Even 37 years later, Ardh Satya remains relevant and tells the story of brutal and conflicted policemen  

Even 37 years later, the film remains relevant to our time. Neither politicians nor the police have changed much, reflects Subhash K Jha

Even 37 years later, Ardh Satya remains relevant and tells the story of brutal and conflicted policemen  

Subhash K Jha

Almost every ‘cops’ film that followed Govind Nihalani’s hard-hitting edgy drama Ardh Satya owes an allegiance to Ardh Satya in one way or another. And yes, as far as ‘cops’ dramas in commercial cinema are concerned, there was Andha Kanoon in 1983 where Hema Malini played a cop. But Ardh Satya was a brutal and unrelentingly intense study of crime, punishment, the law and its subversion by the powerful.

Eminent playwright Vijay Tendulkar had earlier penned the screenplay for Nihalani’s directorial debut Aakrosh, where Om Puri, in one of Indian cinema’s most striking debut performances, ended his unlettered mute tribal character’s self- imposed silence with a bloodcurdling scream of protest.

In Ardh Satya Om’s character of the conflicted and compromised cop Anant Welankar protests far more violently. At the end he jumps out of his chair and heads straight for the villain Rama Shetty (Sadashiv Amrapurkar)’s throat, choking him to death and walking out of the goon’s den, riding his motorcycle back to his police station to surrender for the ‘crime’.

And why not? If our socio-political system stifles the straightthinking upright civil servant why should he not smother the living daylights out of a goon who sits scoffing at Anant’s entire career of honest professionalism?

The relevance of Ardh Satya in this day and age of growing compromises in life remains. The police force remains viciously maligned.And the few conscientious cops who dare to think and act straight find themselves ostracized and even declared insane! Remember the government officer in Uttar Pradesh who was whisked off to a mental asylum after he accused the chief minister of corruption?

The powerlessness of Anant Welankar is the impotency of the Indian bureaucracy. It functions more by tradition rather than integrity.But Om’s character is no larger-than-life hero. Nihalani’s’ hero Anant Welankar took the filmy cop out of the ‘don’t-mess-with-me’ zone of invincibility.

Anant is a wounded, hurting middleclass Marathi boy from the village with a troubled childhood.With a bully of a father(Amrish Puri, bleeding brilliancy into the drama with his brief role) who beats up his poor hapless mother,Anant grows up despising all that his father respresents.And yetparadoxically, Anant is a bully in his own work space.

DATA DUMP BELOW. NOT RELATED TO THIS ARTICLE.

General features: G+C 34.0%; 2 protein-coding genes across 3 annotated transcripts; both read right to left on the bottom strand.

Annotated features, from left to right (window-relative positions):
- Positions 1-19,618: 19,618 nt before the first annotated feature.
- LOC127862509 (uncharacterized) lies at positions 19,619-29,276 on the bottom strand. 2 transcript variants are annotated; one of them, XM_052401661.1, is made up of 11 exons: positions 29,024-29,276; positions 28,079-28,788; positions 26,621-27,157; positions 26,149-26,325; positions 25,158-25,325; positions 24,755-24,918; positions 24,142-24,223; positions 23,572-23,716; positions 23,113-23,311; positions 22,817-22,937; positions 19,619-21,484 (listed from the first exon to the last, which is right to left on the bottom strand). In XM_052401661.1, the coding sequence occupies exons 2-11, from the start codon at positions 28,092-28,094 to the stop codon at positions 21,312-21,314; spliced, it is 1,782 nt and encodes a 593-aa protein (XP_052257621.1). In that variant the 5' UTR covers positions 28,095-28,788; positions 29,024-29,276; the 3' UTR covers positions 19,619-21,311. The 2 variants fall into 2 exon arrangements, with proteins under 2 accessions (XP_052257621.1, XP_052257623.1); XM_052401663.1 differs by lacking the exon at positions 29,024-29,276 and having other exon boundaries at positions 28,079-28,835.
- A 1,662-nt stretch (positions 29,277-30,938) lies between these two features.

In a shocking departure from conventionalcinema, Nihalani captured the hero’s life in all its ordinary hues. We see the cop covering his beat in the small lanes and chawls of Mumbai. We see him picking up petty criminals and thrashing them for small crimes to vent his frustration. We see him drinking on the job and calling the girl he loves at her hostel, screaming for attention. We see Anant getting progressively embittered by the corruption all around him. We see him spurning his father’s paternal concern, reminding the shocked old man, ‘Tu meri maa ko peet-ta hai’.And then in the night we see Anant putting a blanket on his sleeping father.

The character’s biggest virtue is that it doesn’t try to be anything except what it really is…an ordinary government officer trying to be honest to his job. Nihalani cast Om Puri in the lead to capture the texture of ordinariness in Mumbai’s underbelly. The locations reek of a clamped-down corruption. Mumbai in 1983 was a city waiting to split wide open to reveal the wide chasm between the world of the working class and the layers of crime just beneath.

As Anant Velankar transcends into a kindof middleclass despondency that comes to the upright when they’re compromised,we begin to sense his despair and soon embrace it wholeheartedly. The demonization of the duty-conscious cop is palpable in scenes like the one where Anant snaps at the elderly constable, who gently admonishes him for drinking on duty…Or each time he rings up the mortified Jyotsna and slurs in a drunken haze.

Throughout the film’s jagged journey Jyotsna, as played by the serene Smita Patil, remains the symbol of all things pure and idealistic, sometimes naively so. Smita represents that breed of intensely committed women in starched cotton sarees who believe they can change the world through seminars and morchas. While most of Ardh Satya strikes me as being profoundly relevant to our times, Smita’s flag-waving idealism to the point that she tells her cop boyfriend to give up his job or his love for her, struck me as somewhat impractical and giddyheaded.

The world that Nihalani’s film embraces has no place for jingoism. It’s a cut-throat Mumbai where every section of people bully the underdog. We see a lot of sadistic violence in Ardh Satya. Unlike other harbingers of social change, who came in to make films in the 1970s and 80s, Govind Nihalani was not afraid of violence. He never flinches away from the dark areas of his hero Anant’s psyche.

Nihalani gets absolutely unostentatious actors to play Anant’s colleagues at the police station.

Shafi Inaamdar as Hyder, his immediate senior, is a portrait of benign pragmatism. Hyder knows we live in troubled times. And the sooner we stop trying to change society the better the chances of our survival.

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